As is typical of virtually any dynasty in Chinese history, the dynastic cycle started with two strong emperors, during whose reign the country enjoyed cultural and economic prosperity. Particularly famous is the first Emperor, Kangxi (康熙 KāngXī – 1661–1772), who today is perhaps most known for his role in the creation of the most comprehensive dictionary of Chinese to date, the Kangxi Dictionary (康熙字典 KāngXī ZìDiǎn).
When the empire was headed by strong leaders at realm, the Qing empire became the most extensive in the world with new territories subjugated constantly. Among these are areas which belong to China today, while others cannot deny the influence of Chinese culture, these are Taiwan (台湾 TáiWān), Outer Mongolia (外蒙古 WàiMěngGǔ), Tibet (西藏 XīZàng) and Xinjiang (新疆 XīnJiāng).
As goes for the later parts of the dynastic cycle, during Qing as well the country became riddled with intrigues and corruption – as always, most prominent in the court. The weakening of the central power brought on two rebellions: the Taping rebellion 太平起义 (TàiPíng QǐYì) and Boxer Rebellion (义和团运动 YìHéTUán YùnDòng). Together with the steady influx of Europeans, who were becoming more and more anxious to trade, the rulers found it ever more difficult to portray a vision of a steady and united front.
Western traders were restricted to dealing only in the port of Guangzhou, or Canton (广州 GuǎngZhōu), far away from the capital city Beijing. This brought on the ‘Canton system’ of trading, in which business could be done only through a group of selected Chinese businessmen called cohong (公行 GōngHáng) who held the monopoly over the trade of tea and silk.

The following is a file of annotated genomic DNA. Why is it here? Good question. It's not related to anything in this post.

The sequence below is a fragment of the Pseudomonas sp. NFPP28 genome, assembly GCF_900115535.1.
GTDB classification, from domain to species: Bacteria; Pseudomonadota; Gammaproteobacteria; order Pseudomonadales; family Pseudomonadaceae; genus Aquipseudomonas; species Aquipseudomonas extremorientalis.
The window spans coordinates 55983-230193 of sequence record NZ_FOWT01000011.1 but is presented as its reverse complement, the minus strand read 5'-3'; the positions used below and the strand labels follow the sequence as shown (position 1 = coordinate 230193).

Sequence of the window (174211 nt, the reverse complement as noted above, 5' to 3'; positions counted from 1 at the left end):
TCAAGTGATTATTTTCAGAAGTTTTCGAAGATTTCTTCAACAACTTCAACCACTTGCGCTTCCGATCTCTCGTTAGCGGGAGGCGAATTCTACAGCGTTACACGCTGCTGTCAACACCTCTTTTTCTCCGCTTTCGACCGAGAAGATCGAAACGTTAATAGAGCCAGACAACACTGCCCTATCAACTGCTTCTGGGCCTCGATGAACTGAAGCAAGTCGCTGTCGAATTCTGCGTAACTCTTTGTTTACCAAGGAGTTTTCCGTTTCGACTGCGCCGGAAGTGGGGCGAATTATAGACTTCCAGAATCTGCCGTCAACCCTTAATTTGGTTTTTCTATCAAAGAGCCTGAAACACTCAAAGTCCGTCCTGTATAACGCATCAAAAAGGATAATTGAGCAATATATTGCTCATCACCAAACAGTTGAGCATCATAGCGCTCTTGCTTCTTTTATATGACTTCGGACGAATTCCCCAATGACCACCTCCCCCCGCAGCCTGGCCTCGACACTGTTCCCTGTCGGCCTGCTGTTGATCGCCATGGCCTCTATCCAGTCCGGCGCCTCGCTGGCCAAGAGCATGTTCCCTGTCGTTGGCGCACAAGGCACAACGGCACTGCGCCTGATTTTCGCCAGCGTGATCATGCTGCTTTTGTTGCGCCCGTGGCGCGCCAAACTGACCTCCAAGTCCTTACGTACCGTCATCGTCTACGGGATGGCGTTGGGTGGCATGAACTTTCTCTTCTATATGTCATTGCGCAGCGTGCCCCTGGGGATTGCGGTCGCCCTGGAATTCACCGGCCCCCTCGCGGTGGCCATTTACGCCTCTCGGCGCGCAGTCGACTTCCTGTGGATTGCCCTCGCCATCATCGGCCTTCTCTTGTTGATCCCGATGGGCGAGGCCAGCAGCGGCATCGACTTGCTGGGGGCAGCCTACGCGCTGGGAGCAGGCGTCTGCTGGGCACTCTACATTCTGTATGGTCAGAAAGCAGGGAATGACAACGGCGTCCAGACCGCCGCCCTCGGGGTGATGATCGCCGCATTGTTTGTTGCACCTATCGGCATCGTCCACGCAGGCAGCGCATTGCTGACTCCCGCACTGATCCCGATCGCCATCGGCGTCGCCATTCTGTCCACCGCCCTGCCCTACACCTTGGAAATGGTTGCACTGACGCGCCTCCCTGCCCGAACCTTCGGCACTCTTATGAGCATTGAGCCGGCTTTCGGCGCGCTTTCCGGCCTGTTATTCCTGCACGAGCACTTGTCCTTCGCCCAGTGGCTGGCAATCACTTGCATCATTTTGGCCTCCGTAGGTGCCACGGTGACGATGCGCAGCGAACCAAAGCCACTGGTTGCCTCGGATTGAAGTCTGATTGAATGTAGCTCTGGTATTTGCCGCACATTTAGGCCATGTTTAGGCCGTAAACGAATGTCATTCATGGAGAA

Even though the terms of trade were rigorously controlled and any breaches severely punished (with no extradition at the time), the number of foreign ships flowing to Canton increased exponentially and by 1833, tea exports were almost 30-times their levels in 1719. Along with tea, silk and porcelain were also popular commodities.
Due to their feeling of superiority from the Chinese side, the Chinese traders refused to buy foreign products in exchange, which of course meant that the foreign traders were coming at a bit of a loss. Nevertheless, the effect of foreign trade on the Chinese economy was noticeable and had a big impact on the domestic markets thorough the monetary system.
Soon though, the disagreements between China and the foreign parties became more and more prominent and a war of some sort became unavoidable. An example of the clashing of the powers common between China and the West at the time are the two Opium Wars (鸦片战争 YāPiàn ZhànZhēng), we will talk more about them in one of our following posts.